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  • Writer's pictureTILA Studios

DO YOUR RESEARCH: From Instagram to the Museum

Updated: Jan 16, 2019

The  world wide web gave me the opportunity to be a digital art student outside of my traditional art education. It became a treasure trove of information that I could save, collect and come back to when I needed to. Some of the research was done for inspiration like looking for Black Women Photographers including Carrie Mae Weems and LaToya Ruby Frazier. While others I came across by happenstance, spending way to many hours on tumblr  sifting through art blogs like Kimberly Drew’s Black Contemporary Art.

In fact it was tumblr where I first came across The Dandy Lion project. At the time I did not know it was curated by Shantrelle P. Lewis. She had been extensively researching and exhibiting this project since 2010. The photographs of the men in all of their regals from Brooklyn NY to Africa, smiling, not smiling with extravagant shades, with canes and umbrellas, immediately brought forth a moment of exposure. I felt seen.

It was like everything I was trying to articulate about the regalness, joy and pride for a Black Man to dress in this way, was right in front me.

The Dandy Lion project The first comprehensive exhibition of its kind, Dandy Lion: (Re)Articulating Black Masculine Identity provides an exploration of a popular conversation in nuanced contemporary sartorial expressions and the fluidity of cis-gender Black male masculinity. As a statement, it is not definitive. It is provocative and inquisitive – meant to provoke, indulge and glorify.

This year I want to BE with more art.

While I spent much time on internet researching artist and saving their work to a folder on my desktop, there was something missing. A connection with the work when seeing it in person, on the gallery or museum wall. There is so much more to engaging with the work of the artist than saving and liking their work on instagram. It is absolutely necessary as a patron of the arts to support the galleries, institutions and spaces that place the work of the artist on their walls.

And yes, it’s also great to be in the know through instagram by following curators and artists alike. You get to see pieces of their process and research through stories. It was even like seeing an old friend when Shantrelle posted that she  was in Atlanta for the installation of the exhibition . But it will be even better when I will get to go to Auburn Avenue Research Library to hear her and Dr. Fahamu Pecou be in conversation about the work and the importance of connecting this narrative across the Disapora.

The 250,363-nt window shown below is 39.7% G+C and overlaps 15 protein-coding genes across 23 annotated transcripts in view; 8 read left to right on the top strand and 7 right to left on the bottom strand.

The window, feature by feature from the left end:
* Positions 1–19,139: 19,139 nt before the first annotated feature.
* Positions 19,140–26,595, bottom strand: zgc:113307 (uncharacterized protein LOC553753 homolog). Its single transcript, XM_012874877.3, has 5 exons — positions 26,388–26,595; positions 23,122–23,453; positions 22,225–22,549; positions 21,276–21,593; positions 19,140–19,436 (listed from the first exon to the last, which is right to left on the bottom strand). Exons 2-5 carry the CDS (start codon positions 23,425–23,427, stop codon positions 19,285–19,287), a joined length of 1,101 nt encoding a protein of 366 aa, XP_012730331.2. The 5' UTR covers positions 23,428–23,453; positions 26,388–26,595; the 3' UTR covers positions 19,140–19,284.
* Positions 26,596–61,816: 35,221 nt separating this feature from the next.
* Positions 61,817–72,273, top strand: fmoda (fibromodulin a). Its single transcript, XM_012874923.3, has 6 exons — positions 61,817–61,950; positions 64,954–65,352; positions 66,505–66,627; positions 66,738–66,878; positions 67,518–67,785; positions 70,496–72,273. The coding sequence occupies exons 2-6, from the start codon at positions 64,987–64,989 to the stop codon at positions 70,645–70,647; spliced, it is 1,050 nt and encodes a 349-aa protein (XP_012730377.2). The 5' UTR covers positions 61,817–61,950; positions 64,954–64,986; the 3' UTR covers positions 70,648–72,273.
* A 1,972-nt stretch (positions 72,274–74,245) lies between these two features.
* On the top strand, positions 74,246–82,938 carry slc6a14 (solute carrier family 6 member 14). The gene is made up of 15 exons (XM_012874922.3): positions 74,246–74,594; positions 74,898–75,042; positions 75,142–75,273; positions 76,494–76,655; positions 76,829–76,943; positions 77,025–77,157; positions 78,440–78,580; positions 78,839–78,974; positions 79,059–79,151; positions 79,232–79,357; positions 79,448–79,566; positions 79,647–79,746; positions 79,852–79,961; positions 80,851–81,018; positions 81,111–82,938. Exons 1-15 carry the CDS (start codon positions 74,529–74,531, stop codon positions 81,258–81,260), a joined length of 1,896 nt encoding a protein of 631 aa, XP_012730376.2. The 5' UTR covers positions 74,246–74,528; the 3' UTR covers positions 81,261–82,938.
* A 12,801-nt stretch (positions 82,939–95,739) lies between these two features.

So here’s how we are going to do it, We’re going to build a calendar. Yes WE. Because we’re in this art thing together.

Set a date and time to do research.

Every Sunday from 8pm to 9pm, I’ll be looking for everything between show openings to events around the show.Try to stick to the time you set so you can focus to gather all of the information.  I like to start on Instagram and saving flyers from the museum and gallery accounts to a saved collection. You can also use google, eventbrite and facebook.

What are you looking for?

There so many things that happen around art like show openings and closings, artists talks, curator talks, events, workshops and even jazz nights. Break up your research to looking for a specific thing so that it doesn’t become overwhelming and you start suffering from serious FOMO. I like to start by going to the institutions, museums or galleries calendar and make note of all of their upcoming exhibitions. Here are a few to get you started.

Start a running list  

One you’re on the event or upcoming exhibition page, Get as much information from this page as possibly. You’re looking for your, Who, What, When and Where. Even where can you park because parking is important. You can dump all of this into a google doc or go old school with pen and paper. Whatever you use, its important that you place it here so when you start building your calendar you don’t have to start looking for everything again.

On View: January 18, 2019 - April 28, 2019

Opening Night Reception: January 18, 2019

Location: The High Museum

Cost: Free for members, $7

Parking: Limited Street Parking

On view: February 3, 2019

Location: The High Museum

Parking: Free Street Parking on Sunday

A half century before NFL quarterback Colin Kaepernick took a knee, gold medal sprinter Tommie Smith raised a fist at the 1968 Summer Olympic Games in Mexico to protest abuse of human rights around the world and in response to the struggle for civil rights in the United States. His historic gesture, and its reverberations over the past 50 years, will be explored in this important exhibition organized by the High Museum of Art.

Event on: February 6th, 7pm

Location: The High Museum

Cost: Free for members,

Parking: Free Street Parking on Sunday

Join us for a special evening with artist Amy Sherald and art historian Dr. Andrea Barnwell Brownlee.

Next, we will talk about your WHY and how to choose where you’re going based on your needs as an advocate and artist, rather than going just to be seen on the ‘gram.

Do Your Own Research is a blog series that will take you through the steps of researching art, engaging with art outside of the digital world and being smart about where you spend your time to become a better artist, arts advocate and patron of the arts. This series also comes with a companion calendar that includes reminders on when to RSVP, show openings and closings and more!

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